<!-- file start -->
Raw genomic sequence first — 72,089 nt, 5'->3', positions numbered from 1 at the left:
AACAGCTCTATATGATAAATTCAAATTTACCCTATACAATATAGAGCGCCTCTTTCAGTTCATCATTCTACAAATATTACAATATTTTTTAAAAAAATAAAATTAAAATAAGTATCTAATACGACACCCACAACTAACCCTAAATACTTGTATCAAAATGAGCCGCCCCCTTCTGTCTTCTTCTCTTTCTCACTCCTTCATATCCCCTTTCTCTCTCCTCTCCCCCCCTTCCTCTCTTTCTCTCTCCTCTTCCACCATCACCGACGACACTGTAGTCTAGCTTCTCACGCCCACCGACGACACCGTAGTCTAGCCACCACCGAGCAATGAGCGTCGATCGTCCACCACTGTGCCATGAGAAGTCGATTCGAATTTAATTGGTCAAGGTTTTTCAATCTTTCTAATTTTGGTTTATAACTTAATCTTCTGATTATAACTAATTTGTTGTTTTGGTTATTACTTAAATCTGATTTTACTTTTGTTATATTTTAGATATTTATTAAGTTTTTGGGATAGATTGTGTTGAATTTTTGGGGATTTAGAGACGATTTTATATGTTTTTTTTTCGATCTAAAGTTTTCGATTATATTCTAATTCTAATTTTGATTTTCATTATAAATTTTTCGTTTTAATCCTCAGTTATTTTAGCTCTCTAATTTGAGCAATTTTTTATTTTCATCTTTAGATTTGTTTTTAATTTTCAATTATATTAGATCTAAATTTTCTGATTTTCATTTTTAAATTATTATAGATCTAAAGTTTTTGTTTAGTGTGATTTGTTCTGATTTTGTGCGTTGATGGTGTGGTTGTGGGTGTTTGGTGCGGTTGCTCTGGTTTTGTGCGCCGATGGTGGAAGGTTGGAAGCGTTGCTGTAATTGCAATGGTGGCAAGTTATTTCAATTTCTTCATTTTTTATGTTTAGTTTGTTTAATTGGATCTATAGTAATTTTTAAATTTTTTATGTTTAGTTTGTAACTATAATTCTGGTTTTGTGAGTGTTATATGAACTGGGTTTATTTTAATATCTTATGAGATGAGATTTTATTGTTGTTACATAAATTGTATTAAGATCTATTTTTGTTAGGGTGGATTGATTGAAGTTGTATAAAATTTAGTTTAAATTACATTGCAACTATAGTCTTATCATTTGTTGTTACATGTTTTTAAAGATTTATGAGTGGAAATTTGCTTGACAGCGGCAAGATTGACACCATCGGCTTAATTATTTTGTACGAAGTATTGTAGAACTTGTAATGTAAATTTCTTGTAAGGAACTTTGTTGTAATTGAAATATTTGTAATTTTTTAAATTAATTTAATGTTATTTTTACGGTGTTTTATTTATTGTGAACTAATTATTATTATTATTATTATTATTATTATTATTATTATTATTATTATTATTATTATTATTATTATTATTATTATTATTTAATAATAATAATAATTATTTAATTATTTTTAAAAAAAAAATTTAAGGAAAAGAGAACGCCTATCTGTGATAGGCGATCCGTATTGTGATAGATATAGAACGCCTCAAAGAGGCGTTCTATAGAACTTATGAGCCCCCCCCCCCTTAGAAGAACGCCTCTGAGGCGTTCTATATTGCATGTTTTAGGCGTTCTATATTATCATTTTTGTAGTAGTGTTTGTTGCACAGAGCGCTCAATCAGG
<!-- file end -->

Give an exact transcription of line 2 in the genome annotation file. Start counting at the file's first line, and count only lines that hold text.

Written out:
AACAGCTCTATATGATAAATTCAAATTTACCCTATACAATATAGAGCGCCTCTTTCAGTTCATCATTCTACAAATATTACAATATTTTTTAAAAAAATAAAATTAAAATAAGTATCTAATACGACACCCACAACTAACCCTAAATACTTGTATCAAAATGAGCCGCCCCCTTCTGTCTTCTTCTCTTTCTCACTCCTTCATATCCCCTTTCTCTCTCCTCTCCCCCCCTTCCTCTCTTTCTCTCTCCTCTTCCACCATCACCGACGACACTGTAGTCTAGCTTCTCACGCCCACCGACGACACCGTAGTCTAGCCACCACCGAGCAATGAGCGTCGATCGTCCACCACTGTGCCATGAGAAGTCGATTCGAATTTAATTGGTCAAGGTTTTTCAATCTTTCTAATTTTGGTTTATAACTTAATCTTCTGATTATAACTAATTTGTTGTTTTGGTTATTACTTAAATCTGATTTTACTTTTGTTATATTTTAGATATTTATTAAGTTTTTGGGATAGATTGTGTTGAATTTTTGGGGATTTAGAGACGATTTTATATGTTTTTTTTTCGATCTAAAGTTTTCGATTATATTCTAATTCTAATTTTGATTTTCATTATAAATTTTTCGTTTTAATCCTCAGTTATTTTAGCTCTCTAATTTGAGCAATTTTTTATTTTCATCTTTAGATTTGTTTTTAATTTTCAATTATATTAGATCTAAATTTTCTGATTTTCATTTTTAAATTATTATAGATCTAAAGTTTTTGTTTAGTGTGATTTGTTCTGATTTTGTGCGTTGATGGTGTGGTTGTGGGTGTTTGGTGCGGTTGCTCTGGTTTTGTGCGCCGATGGTGGAAGGTTGGAAGCGTTGCTGTAATTGCAATGGTGGCAAGTTATTTCAATTTCTTCATTTTTTATGTTTAGTTTGTTTAATTGGATCTATAGTAATTTTTAAATTTTTTATGTTTAGTTTGTAACTATAATTCTGGTTTTGTGAGTGTTATATGAACTGGGTTTATTTTAATATCTTATGAGATGAGATTTTATTGTTGTTACATAAATTGTATTAAGATCTATTTTTGTTAGGGTGGATTGATTGAAGTTGTATAAAATTTAGTTTAAATTACATTGCAACTATAGTCTTATCATTTGTTGTTACATGTTTTTAAAGATTTATGAGTGGAAATTTGCTTGACAGCGGCAAGATTGACACCATCGGCTTAATTATTTTGTACGAAGTATTGTAGAACTTGTAATGTAAATTTCTTGTAAGGAACTTTGTTGTAATTGAAATATTTGTAATTTTTTAAATTAATTTAATGTTATTTTTACGGTGTTTTATTTATTGTGAACTAATTATTATTATTATTATTATTATTATTATTATTATTATTATTATTATTATTATTATTATTATTATTATTATTATTATTTAATAATAATAATAATTATTTAATTATTTTTAAAAAAAAAATTTAAGGAAAAGAGAACGCCTATCTGTGATAGGCGATCCGTATTGTGATAGATATAGAACGCCTCAAAGAGGCGTTCTATAGAACTTATGAGCCCCCCCCCCCTTAGAAGAACGCCTCTGAGGCGTTCTATATTGCATGTTTTAGGCGTTCTATATTATCATTTTTGTAGTAGTGTTTGTTGCACAGAGCGCTCAATCAGG